New EIA process stumbles at start

By Sujit Kumar
Published: Wednesday 28 February 2007

-- A new procedure for conducting environmental impact assessment (eia), introduced in September 2006, is suffering from teething trouble. The September 2006 notification putting the new procedure in place was severely criticised by environmental groups for being a far more diluted version of the 1994 notification.

The regulatory authorities, both at the Centre and in the states, are in the process of setting up the institutional framework to implement the new eia process. The notification mandates setting up state-level expert appraisal committees (seacs) and state-level environment impact assessment authorities (seiaas) to implement the process.While the primary responsibility of constituting seiaas rests with the central government, three members of the committee, including the chairperson and the member secretary, are to be nominated by state governments. This has led to tussle between the states and the centre on the one hand, and state pollution control boards (pcbs) and the state governments on the other.

So far, four states have finalised their nominations and forwarded them to the Union ministry of environment and forests (moef). The ministry has found problems with certain nominations. "Punjab and West Bengal have sent their lists to us. But lists forwarded by two other states are not according to the requirements," says G V Subrahmaniam, director (scientific), moef, saying the identities of the other two states cannot be revealed yet.

Other state governments are also grappling with the issue. "The state government is still confused about the formation of the committee," says a senior official from Jharkhand pcb. "The nominations have not yet been finalised. When it is cleared by the government it will be sent to moef for approval," says B S S Prasad, special secretary, environment, forest and technology, Andhra Pradesh.

Madhya Pradesh's initial list was finalised but it did not find favour in the political circuit. A second list is now being prepared and may be dictated by politicians. The member secretary of mppcb refused to comment. In Gujarat, too, the approval is due. "The matter is still pending and will be decided and approved by the minister and the chief minister," says J K Vyas, director (environment), Gujarat. The situation is similar in Rajasthan, Chhattisgarh, Maharashtra and Orissa.

Down to Earth Haryana has, however, bucked the trend. Two of the three posts in its seiaa are bureaucrats, says a source in the Haryana government. According to him, the nominated three-member committee includes the chief secretary, who will act as chairman, and the commissioner, environment, (also the chairperson of the Haryana pcb), will be member secretary. The third member is the vice-chancellor of Hissar Agricultural University. The source also said the Haryana government forwarded the list to moef two months ago but has not received a reply.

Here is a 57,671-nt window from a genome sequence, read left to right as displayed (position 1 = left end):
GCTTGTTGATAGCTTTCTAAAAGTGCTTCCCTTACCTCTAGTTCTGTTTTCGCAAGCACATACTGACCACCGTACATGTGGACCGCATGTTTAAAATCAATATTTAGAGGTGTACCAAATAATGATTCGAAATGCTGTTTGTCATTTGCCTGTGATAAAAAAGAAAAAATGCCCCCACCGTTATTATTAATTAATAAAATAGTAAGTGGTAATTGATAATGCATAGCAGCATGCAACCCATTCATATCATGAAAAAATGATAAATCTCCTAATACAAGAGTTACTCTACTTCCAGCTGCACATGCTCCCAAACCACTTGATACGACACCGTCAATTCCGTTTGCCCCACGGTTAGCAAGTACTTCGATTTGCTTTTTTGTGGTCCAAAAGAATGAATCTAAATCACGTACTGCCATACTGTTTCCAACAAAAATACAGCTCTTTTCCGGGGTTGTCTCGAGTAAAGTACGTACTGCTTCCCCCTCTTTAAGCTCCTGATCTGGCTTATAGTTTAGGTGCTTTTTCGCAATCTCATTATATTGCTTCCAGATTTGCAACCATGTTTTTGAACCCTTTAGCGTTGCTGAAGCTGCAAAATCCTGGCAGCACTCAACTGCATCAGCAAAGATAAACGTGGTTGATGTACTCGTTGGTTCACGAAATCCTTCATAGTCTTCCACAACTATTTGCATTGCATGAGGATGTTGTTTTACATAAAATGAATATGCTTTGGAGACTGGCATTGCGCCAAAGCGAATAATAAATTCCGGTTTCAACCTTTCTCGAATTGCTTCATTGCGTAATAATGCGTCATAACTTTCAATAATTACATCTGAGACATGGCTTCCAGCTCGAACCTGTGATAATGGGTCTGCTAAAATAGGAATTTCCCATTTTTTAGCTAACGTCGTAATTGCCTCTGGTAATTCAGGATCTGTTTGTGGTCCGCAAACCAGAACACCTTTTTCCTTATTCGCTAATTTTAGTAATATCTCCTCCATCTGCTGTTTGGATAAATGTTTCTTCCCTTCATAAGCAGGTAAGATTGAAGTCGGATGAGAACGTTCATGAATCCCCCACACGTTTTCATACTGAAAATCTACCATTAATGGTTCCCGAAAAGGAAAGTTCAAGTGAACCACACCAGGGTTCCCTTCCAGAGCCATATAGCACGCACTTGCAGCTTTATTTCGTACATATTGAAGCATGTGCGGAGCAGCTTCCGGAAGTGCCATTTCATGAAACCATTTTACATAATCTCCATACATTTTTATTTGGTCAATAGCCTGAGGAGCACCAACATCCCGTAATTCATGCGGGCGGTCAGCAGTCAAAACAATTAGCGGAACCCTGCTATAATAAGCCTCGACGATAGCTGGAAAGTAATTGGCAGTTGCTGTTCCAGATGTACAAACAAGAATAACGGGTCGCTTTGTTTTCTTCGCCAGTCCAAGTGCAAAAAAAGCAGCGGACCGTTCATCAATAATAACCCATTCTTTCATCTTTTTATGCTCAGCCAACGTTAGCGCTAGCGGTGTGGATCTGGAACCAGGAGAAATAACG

There are fears of skewed nominations. As of January 16, 2007, more than 30 per cent of the members of the existing committees belong to the home state of A Raja, the minister for environment and forests, Tamil Nadu.Some committees, like those responsible for clearing industrial and infrastructure projects, have more than half their members from Tamil Nadu. If this trend is replicated in seiaass and seacs, their composition will be skewed in favour of that state (see graph Gravitating southwards).

The conundrum of finalising nominations itself, besides the composition of seiaas and seacs, is also being questioned. The committees are supposed to comprise 'experts', in the absence of whom professionals in relevant fields will be nominated. But a closer look reveals that the committees might be dominated by people who are just consultants.

The notification also says that "sectoral experts in the management of process/operations/facilities in relevant sectors" are to be part of the committees, thus opening the door to representatives from industry, or at least to members of industry associations. "The screening, scoping and appraisal committees do not include social scientists, ecosystem experts or non governmental organisations. The 1994 notification had this provision. There is also no mention of the need of women members in the committees," says Kanchi Kohli of Kalpavriksh Environmental Action Group.

Insiders and activists feel that the neutrality of appraisal, assessment and monitoring might become a victim of the skewed and much contested process.

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